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Florida Southern College esports Brandon Parramore

New Esports Chief Aspires for High Scores

Q&A with Brandon Parramore

Aug 23, 2023

Brandon Parramore is taking over Florida Southern College’s highly successful esports program.

Parramore was announced as the new Director of esports in July and he brings good credentials both from the gaming and regular sports world.

For a year, Parramore was the esports manager at the University of Montevallo (Ala.) where he oversaw a team of 35 students who played League of Legends, Overwatch, Valorant, and Rocket League. Prior to taking over the esports role, Parramore spent a year and a half as an assistant swim coach and recruiting coordinator at Montevallo.

"I am extremely excited to join the Moccasin family as the Director of esports this coming fall," Parramore said. "I have followed this team since its inception and have always had my eye on being a part of the program and it is an honor to carry the mantle of director. I look forward to bringing a new twist to the program while also carrying on the winning traditions."

Parramore is also a competitive esports athlete himself having competed on a top-10 ranked North American Guild in World of Warcraft. He helped his team earn a third-place finish at the 2022 World of Warcraft North America Mythic Dungeon Invitational, as well as a sixth-place finish in Cup B at the 2023 World of Warcraft Global Mythic Dungeon Invitational.

Parramore has a connection to Florida Southern as well, with his younger brother Dylan having graduated from FSC in May while also being a member of the Mocs’ esports team.

Brandon will be taking over a program which has captured a pair of Peach Belt Conference titles, winning the PBC Rocket League title in the Fall of 2022 before claiming the PBC League of Legends title in 2023. This past spring, the team earned a bid to the College League of Legends National Tournament. The team has gone 93-47 over the past two years, which includes a 31- 6 Peach Belt Conference record. The Moccasins were the PBC League of Legends Runners-Up in 2022, crowned the League of Legends Champions at the Battle for Florida (2022), NACE League of Legends Semifinalist (Fall 2022 and Spring 2023), as well as receiving an invitation to compete in the inaugural ENASCAR Rocket League Invitational at Daytona International Speedway (2022).

Parramore is a 2019 graduate of Ouachita Baptist University where he received a bachelor's of arts in business administration. He went on to earn a master's of science in sports management from the University of Arkansas at Little Rock in 2021.

We recently caught up with Brandon to ask him a few questions.


The Brandon Parramore File

Age: 26

Hometown: Gainesville, Fla.

Education: Master of Science in sports management from Arkansas-Little Rock 2021; BA in sports management and marketing from Ouachita Baptist (Ark.)

Experience: Two years in esports, six years in college athletics, and lifelong gamer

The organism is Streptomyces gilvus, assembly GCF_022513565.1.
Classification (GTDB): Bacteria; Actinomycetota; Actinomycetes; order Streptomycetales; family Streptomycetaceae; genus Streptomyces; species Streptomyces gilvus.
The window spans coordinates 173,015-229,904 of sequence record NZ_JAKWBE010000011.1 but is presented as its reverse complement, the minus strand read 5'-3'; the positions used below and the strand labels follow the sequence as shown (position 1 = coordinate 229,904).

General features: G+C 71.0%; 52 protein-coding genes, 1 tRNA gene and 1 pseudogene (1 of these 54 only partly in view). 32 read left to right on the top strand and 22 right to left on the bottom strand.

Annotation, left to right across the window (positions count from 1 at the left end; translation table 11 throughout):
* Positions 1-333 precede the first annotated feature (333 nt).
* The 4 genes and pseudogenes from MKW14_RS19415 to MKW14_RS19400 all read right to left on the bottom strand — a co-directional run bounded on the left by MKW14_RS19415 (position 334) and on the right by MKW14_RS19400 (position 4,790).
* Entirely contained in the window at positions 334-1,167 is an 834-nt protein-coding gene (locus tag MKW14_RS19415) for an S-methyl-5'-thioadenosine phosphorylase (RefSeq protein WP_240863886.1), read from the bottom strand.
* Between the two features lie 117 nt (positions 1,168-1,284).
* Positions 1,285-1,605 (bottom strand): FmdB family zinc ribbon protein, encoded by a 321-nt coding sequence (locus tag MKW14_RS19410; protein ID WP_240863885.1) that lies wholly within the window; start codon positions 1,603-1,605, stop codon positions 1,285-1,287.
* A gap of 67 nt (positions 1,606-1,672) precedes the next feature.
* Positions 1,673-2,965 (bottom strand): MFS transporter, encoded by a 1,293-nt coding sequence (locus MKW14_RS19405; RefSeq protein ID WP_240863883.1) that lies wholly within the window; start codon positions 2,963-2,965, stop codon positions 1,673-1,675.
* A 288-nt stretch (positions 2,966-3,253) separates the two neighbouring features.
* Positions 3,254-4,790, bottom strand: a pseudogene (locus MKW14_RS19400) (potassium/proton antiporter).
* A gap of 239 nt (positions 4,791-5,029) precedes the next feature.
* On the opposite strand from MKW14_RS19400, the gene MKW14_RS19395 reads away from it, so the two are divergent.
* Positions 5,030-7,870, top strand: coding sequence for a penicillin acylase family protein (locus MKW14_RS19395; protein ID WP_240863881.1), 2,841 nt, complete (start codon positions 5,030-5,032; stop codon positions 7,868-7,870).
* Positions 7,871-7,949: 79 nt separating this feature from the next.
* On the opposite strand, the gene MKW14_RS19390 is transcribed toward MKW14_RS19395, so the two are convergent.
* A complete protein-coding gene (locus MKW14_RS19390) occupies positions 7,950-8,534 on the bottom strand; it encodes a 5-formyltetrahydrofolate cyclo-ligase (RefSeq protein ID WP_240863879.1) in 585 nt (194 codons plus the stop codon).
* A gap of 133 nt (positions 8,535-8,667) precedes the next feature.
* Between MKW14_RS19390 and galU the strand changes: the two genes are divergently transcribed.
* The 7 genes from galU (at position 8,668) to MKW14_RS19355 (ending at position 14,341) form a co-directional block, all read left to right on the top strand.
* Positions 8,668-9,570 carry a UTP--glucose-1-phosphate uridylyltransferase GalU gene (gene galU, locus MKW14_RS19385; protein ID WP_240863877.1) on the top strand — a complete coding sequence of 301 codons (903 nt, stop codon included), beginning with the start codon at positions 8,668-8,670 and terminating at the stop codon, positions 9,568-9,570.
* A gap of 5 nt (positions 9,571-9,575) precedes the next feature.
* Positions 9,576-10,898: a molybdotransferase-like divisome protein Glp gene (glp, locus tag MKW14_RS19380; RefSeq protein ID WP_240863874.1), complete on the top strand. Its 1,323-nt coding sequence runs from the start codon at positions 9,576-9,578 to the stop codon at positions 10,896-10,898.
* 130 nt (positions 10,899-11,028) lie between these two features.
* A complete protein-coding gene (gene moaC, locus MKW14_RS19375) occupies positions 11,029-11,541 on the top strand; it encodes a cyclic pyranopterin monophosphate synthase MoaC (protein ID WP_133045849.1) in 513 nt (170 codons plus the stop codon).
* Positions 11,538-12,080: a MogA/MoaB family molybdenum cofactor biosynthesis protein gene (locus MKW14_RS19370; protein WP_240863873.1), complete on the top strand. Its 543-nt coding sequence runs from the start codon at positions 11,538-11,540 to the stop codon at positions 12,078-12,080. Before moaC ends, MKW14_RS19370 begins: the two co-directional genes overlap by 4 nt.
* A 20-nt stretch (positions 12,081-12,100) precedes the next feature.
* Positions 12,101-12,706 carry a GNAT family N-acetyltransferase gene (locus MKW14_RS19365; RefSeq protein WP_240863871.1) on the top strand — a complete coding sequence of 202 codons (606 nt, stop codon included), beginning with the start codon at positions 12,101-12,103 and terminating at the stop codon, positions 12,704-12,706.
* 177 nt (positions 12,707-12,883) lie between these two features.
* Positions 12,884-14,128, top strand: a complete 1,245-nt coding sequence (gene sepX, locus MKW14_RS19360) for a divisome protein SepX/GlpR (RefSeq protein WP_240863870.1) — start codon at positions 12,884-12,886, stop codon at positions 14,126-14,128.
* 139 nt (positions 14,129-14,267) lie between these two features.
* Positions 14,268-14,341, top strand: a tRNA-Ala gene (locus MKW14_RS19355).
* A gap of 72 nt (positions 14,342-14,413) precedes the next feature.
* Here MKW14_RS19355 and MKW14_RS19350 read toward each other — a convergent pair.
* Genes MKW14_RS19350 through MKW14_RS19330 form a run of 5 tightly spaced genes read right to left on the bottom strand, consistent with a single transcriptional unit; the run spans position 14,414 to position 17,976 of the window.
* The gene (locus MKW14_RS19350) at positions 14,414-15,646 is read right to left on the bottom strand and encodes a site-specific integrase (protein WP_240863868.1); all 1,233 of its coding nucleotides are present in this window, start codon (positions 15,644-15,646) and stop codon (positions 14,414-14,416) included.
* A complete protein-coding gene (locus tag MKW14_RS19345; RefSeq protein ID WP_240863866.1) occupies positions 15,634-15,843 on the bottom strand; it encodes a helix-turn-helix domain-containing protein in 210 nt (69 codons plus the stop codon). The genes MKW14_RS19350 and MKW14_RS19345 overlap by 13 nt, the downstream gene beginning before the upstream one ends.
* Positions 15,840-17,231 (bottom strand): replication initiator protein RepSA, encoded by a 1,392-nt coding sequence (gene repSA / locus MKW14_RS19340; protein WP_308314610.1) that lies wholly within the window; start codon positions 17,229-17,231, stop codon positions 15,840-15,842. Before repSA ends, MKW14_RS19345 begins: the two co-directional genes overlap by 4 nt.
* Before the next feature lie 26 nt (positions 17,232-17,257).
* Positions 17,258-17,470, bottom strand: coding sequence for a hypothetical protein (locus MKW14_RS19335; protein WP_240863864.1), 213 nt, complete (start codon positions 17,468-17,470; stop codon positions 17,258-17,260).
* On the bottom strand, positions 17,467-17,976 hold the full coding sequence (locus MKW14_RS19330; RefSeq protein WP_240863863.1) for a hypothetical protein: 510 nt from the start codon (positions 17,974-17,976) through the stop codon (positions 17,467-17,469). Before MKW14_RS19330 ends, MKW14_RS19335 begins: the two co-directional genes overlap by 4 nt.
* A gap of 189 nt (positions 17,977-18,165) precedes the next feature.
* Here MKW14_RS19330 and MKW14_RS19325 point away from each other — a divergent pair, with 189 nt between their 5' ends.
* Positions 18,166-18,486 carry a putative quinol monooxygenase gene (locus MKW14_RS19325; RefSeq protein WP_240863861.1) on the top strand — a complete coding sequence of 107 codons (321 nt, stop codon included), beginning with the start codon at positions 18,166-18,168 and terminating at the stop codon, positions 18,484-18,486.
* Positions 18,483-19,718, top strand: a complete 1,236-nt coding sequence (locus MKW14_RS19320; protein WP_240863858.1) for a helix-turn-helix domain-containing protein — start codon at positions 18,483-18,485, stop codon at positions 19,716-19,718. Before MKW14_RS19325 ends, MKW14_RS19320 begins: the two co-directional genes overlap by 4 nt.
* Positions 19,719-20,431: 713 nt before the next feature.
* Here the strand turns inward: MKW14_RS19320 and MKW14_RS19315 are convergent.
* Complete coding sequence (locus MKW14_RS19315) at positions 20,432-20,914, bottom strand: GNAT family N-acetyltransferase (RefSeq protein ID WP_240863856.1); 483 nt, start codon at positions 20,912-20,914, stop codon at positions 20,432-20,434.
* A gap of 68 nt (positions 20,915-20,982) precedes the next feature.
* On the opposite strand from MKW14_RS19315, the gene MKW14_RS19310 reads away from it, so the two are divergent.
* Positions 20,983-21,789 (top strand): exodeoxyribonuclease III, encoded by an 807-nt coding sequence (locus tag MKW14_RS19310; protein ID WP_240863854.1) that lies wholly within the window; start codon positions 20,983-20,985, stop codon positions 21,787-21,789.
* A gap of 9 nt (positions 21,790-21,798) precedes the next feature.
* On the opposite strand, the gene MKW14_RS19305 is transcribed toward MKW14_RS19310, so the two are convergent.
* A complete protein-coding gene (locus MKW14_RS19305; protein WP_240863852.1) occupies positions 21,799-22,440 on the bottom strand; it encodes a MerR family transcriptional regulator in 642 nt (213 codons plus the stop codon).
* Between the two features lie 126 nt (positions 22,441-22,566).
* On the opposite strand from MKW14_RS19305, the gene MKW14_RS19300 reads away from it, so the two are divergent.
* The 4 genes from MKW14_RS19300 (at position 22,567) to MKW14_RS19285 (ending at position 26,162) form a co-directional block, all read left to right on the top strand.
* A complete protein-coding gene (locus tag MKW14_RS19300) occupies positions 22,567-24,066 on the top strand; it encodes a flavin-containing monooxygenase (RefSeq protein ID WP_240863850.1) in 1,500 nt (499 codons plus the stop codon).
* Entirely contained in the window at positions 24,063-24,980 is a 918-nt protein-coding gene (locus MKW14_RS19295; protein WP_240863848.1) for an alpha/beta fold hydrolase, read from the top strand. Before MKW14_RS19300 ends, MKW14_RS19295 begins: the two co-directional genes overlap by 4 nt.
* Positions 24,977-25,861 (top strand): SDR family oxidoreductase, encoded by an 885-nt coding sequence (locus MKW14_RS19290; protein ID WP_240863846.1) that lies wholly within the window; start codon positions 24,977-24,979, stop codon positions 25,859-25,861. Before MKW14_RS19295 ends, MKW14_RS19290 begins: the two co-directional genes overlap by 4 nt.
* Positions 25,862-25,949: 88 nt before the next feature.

What drew you to Florida Southern College?

“FSC has always been an interest of mine. My younger brother Dylan Parramore was a student/esports player here for four years and I have always been one of his biggest supporters. In the process I learned as much about FSC as I could.”

How do you plan on continuing FSC’s success in esports?

“My number one goal is to keep the success train going. My plan to keep this going is to use my recruiting skills that I have learned through college athletics to bring that component to the program here to not only bring in some of the best talent but also grow the size of the team.”

What do you perceive to be the biggest challenge taking over such a successful team?

“The biggest challenge when taking over any successful team is continuing the traditions of winning, while also adding your new twist to the program. Overcoming this challenge can be difficult in its own ways but learning the ins and outs of the program, as well as getting to know the people who play a part of it helps.”

What do you think the biggest challenge is facing any esports manager, like yourself?

“I believe the biggest challenge for esports managers includes the lack of information that most high school gamers receive about esports. It presents difficult challenges when trying to bring people into your program. Luckily, the market for esports grows every year and it is becoming more of a standard to have an esports program at universities, so this information is becoming way more widespread.  You do not want to have moments in your program where the team size is growing smaller.”

How many hours a week do you spend playing video games? What’s your favorite video game currently and historically and why?

“When I'm not working you can usually find me playing video games. They have always been a passion of mine and I consider it more of a lifestyle than anything. My favorite video game, which I still play to this day, is the MMORPG game World of Warcraft. It’s essentially a big community-based game where you play with people from all around the world. When I was young, the game came out in 2004, me and my older brother picked up the game and I was just drawn to it instantly. Gaming runs in the family but we all have our different favorite games.”

Do you think you can compete with your students? Or if your students challenged you to a game, what’s the game in the current rotation you think you’d best stand a chance against them?

“I wish. My students play games that are completely different than mine and some of them are at the top of the leaderboards. I believe if I put in enough time playing a few of their games I would be able to put forth the smallest challenge. If I had to pick a game where I would stand a chance it would most likely be Overwatch.”

More information on Parramore and the esports team can be found here.